The Psychology of Fear

Coach James Psychological Health, Top 10 Leave a Comment

“Fear Not… For fear is… False Evidence Appearing as Real.”

Fear is the biggest obstacle preventing success, joy and growth.

We all have experienced fear.

It’s one of the oldest human emotions.

Fear in small doses is healthy.

It warns us of danger and keeps us in check. It helps us to show respect and honor to our parents and other authorities.

However, when fear goes unchecked for too long, a HUGE part of our emotional intelligence suffers.

We get stuck. We get unhappy. We start experiencing unhealthy anxiety. This type of fear paralyzes us and prevents us from pursuing our goals.

What is fear?

Fear is a learned behavior. It’s a state of mind. Another word, we were taught to be afraid. For example, a child has no fear at birth until he or she has learned to be afraid. According to psychological research, fear is affected by cultural and historical context. People develop specific fears as a result of learning. This has been studied in psychology as fear conditioning, beginning with John B. Watson’s Little Albert experiment in 1920, which was inspired after observing a child with an irrational fear of dogs.

Fear is a powerful and primitive human emotion. It alerts us to the presence of danger and it was critical in keeping our ancestors alive. Fear can be divided into two responses, biochemical and emotional. The biochemical response is universal, while the emotional response is highly individual.

Here are the 7 basic fears that hold people back from achieving their full potential…

1. Fear of intimacy
2. Fear of criticism
3. Fear of poverty
4. Fear of sickness
5. Fear of losing loved ones
6. Fear of old age
7. Fear of death

In a 2005 Gallup poll (U.S.), a national sample of adolescents between the ages of 13 and 17 were asked what they feared the most. The question was open-ended and participants were able to say whatever they wanted. The top ten fears were, in order: terrorist attacks, spiders, death, being a failure, war, criminal or gang violence, being alone, the future, and nuclear war.

In an estimate of what people fear the most, book author Bill Tancer analyzed the most frequent online queries that involved the phrase, “fear of…” following the assumption that people tend to seek information on the issues that concern them the most. His top ten list of fears published 2008 consisted of flying, heights, clowns, intimacy, death, rejection, people, snakes, failure, and driving.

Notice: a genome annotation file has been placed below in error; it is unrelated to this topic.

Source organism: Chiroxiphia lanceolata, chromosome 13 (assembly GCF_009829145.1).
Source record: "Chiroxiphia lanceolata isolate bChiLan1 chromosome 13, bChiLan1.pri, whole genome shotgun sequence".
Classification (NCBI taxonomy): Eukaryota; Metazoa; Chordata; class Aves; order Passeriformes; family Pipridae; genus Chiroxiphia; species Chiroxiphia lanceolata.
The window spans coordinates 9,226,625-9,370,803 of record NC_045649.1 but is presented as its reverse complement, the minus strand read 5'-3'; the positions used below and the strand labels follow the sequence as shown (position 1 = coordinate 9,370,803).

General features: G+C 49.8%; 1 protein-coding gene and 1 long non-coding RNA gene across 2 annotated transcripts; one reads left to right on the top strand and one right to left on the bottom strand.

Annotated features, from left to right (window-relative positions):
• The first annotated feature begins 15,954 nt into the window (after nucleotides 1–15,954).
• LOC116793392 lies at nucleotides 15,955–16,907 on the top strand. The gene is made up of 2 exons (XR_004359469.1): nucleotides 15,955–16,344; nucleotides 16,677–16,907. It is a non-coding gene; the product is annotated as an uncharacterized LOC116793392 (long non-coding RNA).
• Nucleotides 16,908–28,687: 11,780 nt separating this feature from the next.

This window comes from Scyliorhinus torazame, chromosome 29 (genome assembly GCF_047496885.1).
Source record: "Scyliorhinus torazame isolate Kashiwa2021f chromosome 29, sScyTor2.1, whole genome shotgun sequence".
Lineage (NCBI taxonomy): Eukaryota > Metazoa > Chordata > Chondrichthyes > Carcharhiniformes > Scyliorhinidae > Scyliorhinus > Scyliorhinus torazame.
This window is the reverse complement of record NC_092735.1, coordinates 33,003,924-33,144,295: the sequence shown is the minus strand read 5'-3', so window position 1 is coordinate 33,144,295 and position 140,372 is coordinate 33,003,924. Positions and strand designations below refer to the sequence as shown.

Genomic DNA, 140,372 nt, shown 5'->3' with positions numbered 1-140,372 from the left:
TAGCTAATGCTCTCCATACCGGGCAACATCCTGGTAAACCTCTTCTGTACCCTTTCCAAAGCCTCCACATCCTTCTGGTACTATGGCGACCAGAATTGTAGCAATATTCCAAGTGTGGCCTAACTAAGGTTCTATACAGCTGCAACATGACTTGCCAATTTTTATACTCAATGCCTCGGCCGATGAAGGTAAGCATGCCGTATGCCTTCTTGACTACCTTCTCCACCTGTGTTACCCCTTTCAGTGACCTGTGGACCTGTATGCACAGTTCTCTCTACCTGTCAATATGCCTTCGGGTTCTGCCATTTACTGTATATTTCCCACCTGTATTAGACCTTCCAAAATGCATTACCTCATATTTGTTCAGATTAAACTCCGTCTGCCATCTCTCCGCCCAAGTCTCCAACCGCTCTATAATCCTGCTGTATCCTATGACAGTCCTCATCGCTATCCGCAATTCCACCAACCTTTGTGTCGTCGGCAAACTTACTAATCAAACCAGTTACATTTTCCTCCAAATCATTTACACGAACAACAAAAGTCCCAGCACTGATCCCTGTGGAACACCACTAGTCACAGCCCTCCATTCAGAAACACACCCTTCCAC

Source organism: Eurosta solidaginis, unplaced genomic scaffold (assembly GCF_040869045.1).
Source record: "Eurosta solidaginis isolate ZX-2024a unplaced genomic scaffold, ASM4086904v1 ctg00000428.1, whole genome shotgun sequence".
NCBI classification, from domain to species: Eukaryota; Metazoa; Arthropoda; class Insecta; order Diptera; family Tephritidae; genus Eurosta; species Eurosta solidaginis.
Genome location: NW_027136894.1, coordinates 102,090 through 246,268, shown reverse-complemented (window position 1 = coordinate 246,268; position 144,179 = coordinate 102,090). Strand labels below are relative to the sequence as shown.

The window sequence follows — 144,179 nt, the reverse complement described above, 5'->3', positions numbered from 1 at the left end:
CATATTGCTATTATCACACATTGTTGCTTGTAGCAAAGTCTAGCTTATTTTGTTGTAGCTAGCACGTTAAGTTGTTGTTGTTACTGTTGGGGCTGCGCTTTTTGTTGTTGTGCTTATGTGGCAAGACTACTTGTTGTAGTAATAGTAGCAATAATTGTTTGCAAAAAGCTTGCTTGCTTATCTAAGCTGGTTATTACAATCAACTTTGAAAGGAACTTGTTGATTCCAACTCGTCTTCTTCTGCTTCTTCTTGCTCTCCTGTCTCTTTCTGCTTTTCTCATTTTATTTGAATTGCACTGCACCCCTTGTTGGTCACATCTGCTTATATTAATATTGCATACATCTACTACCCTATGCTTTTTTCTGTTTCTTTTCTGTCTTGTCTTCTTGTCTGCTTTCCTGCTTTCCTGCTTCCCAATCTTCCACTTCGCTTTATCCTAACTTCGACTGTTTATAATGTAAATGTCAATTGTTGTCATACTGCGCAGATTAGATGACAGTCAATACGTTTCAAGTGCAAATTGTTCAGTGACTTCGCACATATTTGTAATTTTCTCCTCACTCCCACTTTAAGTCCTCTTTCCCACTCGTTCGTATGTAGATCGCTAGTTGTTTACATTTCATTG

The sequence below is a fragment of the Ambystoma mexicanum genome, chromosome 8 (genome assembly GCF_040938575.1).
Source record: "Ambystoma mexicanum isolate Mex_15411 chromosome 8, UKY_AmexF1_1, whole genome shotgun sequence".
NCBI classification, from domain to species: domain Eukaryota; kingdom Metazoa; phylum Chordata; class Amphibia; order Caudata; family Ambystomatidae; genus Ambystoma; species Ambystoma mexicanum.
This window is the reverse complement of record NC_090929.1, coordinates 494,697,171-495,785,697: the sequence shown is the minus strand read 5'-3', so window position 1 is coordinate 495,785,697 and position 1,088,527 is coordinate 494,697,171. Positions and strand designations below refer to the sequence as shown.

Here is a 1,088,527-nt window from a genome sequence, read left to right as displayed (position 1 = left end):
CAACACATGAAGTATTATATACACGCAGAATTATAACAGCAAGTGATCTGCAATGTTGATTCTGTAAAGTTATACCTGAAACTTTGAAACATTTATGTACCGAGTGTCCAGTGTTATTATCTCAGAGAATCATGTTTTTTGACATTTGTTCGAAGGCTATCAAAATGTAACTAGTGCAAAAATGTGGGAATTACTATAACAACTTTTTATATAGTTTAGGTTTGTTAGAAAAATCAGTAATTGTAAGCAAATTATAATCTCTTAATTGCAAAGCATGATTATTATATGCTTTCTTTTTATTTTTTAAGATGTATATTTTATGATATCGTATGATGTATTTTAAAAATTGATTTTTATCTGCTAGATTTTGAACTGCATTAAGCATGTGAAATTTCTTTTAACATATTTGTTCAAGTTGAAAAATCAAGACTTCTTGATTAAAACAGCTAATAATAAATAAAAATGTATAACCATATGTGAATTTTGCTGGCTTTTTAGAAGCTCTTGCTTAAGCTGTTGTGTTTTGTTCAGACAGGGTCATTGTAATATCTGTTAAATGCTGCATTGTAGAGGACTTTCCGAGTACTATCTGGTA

Unhealthy fear is toxic to you and those around you. Fear can set you back from achieving your full potential. Fear can crush your spirit, your soul and affect your physical health.

If your spirit is weakened, then your health is weakened; your happiness is impossible and your success is compromised. That’s why it’s important to discover how to overcome your fear.

How to overcome fear?

In the eBook, YES YOU CAN! Dr. Lauretta Justin offer practical tips you can practice to overcome fear. She said, “Fear is like heart disease. It hits you at your core – at your enthusiasm. In heart disease, the flow of blood is reduced due to blockage in the arteries. Similarly, fear blocks the flow of creativity by clogging your enthusiasm, which eventually kills your dream…”

To overcome fear you must:

1. Acknowledge it: Own your feeling, don’t deny it. Feeling afraid is a normal human emotion. It’s just trying to warn you of possible danger.

2. Expose it and take opposite actions: Silence fuels fear. When fear is exposed, the illusion of threat usually disappear. This will free you to take action.

3. Practice gratitude to redirect your focus: Gratitude is an antidote to fear. It’s difficult to feel both afraid
and grateful at the same time. When fear strikes, make a list of things you’re grateful for and your fear will disappear.

It’s time to kick fear out of your life for good and start pursuing the life of your dreams!

CLICK HERE or call the number below to apply for our life coaching program; and Let’s make this year your best year ever!

JustinCoaching.com
Call/Text: (407) 906-4008

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